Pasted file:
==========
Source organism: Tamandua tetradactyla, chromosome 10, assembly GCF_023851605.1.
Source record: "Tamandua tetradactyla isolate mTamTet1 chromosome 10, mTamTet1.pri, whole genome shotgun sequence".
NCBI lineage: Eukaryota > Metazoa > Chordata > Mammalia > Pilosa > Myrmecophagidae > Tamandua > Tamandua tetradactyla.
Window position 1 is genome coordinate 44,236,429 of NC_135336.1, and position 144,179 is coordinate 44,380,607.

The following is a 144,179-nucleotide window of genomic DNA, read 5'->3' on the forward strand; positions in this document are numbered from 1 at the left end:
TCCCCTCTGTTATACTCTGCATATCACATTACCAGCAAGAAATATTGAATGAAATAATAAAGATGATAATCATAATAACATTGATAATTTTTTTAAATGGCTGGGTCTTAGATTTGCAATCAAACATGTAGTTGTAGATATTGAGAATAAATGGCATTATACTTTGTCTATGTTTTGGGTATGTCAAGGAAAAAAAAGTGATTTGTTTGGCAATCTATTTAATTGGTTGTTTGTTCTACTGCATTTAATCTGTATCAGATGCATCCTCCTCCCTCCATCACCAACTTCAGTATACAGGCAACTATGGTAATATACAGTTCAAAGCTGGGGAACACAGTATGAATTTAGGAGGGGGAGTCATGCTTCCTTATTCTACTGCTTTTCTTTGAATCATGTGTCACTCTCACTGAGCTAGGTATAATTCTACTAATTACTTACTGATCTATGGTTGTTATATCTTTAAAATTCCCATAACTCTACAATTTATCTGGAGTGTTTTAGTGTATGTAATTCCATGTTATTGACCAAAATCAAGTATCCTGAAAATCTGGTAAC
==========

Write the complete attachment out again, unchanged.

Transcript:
Source organism: Tamandua tetradactyla, chromosome 10, assembly GCF_023851605.1.
Source record: "Tamandua tetradactyla isolate mTamTet1 chromosome 10, mTamTet1.pri, whole genome shotgun sequence".
NCBI lineage: Eukaryota > Metazoa > Chordata > Mammalia > Pilosa > Myrmecophagidae > Tamandua > Tamandua tetradactyla.
Window position 1 is genome coordinate 44,236,429 of NC_135336.1, and position 144,179 is coordinate 44,380,607.

The following is a 144,179-nucleotide window of genomic DNA, read 5'->3' on the forward strand; positions in this document are numbered from 1 at the left end:
TCCCCTCTGTTATACTCTGCATATCACATTACCAGCAAGAAATATTGAATGAAATAATAAAGATGATAATCATAATAACATTGATAATTTTTTTAAATGGCTGGGTCTTAGATTTGCAATCAAACATGTAGTTGTAGATATTGAGAATAAATGGCATTATACTTTGTCTATGTTTTGGGTATGTCAAGGAAAAAAAAGTGATTTGTTTGGCAATCTATTTAATTGGTTGTTTGTTCTACTGCATTTAATCTGTATCAGATGCATCCTCCTCCCTCCATCACCAACTTCAGTATACAGGCAACTATGGTAATATACAGTTCAAAGCTGGGGAACACAGTATGAATTTAGGAGGGGGAGTCATGCTTCCTTATTCTACTGCTTTTCTTTGAATCATGTGTCACTCTCACTGAGCTAGGTATAATTCTACTAATTACTTACTGATCTATGGTTGTTATATCTTTAAAATTCCCATAACTCTACAATTTATCTGGAGTGTTTTAGTGTATGTAATTCCATGTTATTGACCAAAATCAAGTATCCTGAAAATCTGGTAAC